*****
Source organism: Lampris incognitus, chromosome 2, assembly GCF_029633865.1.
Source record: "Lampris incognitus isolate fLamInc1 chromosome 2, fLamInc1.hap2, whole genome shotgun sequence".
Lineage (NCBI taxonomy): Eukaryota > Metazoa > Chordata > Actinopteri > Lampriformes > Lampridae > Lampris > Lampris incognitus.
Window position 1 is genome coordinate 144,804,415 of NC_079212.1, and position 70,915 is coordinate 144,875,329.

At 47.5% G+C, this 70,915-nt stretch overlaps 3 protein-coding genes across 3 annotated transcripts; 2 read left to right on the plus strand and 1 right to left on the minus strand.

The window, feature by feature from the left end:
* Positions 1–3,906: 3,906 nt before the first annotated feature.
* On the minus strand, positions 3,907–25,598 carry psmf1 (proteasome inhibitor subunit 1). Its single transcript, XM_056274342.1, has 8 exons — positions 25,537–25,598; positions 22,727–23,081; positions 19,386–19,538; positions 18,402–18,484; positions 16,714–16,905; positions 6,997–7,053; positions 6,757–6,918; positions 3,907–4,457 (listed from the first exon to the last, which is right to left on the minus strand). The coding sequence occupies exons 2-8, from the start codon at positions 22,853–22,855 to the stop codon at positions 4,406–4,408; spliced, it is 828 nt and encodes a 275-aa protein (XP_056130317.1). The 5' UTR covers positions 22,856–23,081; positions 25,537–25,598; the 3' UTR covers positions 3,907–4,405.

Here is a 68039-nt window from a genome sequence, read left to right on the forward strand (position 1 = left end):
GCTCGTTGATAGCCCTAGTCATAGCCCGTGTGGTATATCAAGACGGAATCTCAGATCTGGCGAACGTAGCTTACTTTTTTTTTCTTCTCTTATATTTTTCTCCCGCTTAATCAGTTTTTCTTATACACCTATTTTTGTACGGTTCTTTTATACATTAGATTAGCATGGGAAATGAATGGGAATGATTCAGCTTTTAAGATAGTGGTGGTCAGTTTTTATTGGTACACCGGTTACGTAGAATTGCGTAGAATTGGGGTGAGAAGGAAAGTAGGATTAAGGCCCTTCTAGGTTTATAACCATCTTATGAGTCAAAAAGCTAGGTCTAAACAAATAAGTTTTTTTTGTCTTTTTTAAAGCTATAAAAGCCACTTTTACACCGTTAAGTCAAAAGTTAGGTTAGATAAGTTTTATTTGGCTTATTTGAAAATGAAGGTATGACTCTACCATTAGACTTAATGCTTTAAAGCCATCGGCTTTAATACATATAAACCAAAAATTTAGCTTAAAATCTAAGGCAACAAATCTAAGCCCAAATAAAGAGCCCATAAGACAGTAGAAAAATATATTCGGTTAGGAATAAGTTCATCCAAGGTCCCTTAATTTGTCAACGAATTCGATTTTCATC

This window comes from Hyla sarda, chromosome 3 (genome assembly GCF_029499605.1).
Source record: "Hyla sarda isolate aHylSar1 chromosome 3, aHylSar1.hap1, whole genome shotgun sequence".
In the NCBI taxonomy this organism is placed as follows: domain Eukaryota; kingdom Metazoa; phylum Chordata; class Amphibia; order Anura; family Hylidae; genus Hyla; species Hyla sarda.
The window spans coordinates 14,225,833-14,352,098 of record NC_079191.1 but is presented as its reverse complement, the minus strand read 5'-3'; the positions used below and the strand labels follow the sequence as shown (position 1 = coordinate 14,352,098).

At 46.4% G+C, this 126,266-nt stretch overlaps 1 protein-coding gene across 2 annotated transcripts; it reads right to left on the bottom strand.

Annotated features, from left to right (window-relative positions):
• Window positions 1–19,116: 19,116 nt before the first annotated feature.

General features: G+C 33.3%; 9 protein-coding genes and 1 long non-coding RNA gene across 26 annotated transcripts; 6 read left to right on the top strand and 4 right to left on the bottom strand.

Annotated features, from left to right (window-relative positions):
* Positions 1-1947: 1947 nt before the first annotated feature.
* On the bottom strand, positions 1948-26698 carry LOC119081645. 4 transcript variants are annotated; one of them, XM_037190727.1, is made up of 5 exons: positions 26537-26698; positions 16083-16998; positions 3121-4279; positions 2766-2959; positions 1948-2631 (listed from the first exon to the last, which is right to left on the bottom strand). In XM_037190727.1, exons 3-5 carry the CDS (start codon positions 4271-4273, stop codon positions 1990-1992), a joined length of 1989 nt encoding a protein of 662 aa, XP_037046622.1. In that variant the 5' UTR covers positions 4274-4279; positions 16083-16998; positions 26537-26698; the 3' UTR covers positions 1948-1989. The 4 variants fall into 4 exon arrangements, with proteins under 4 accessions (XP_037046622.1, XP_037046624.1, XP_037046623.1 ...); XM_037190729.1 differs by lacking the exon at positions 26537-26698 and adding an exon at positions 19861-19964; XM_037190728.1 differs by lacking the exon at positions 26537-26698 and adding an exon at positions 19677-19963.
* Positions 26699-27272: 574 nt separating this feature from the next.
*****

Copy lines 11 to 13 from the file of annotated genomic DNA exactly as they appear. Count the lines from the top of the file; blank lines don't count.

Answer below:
This window comes from Hyla sarda, chromosome 3 (genome assembly GCF_029499605.1).
Source record: "Hyla sarda isolate aHylSar1 chromosome 3, aHylSar1.hap1, whole genome shotgun sequence".
In the NCBI taxonomy this organism is placed as follows: domain Eukaryota; kingdom Metazoa; phylum Chordata; class Amphibia; order Anura; family Hylidae; genus Hyla; species Hyla sarda.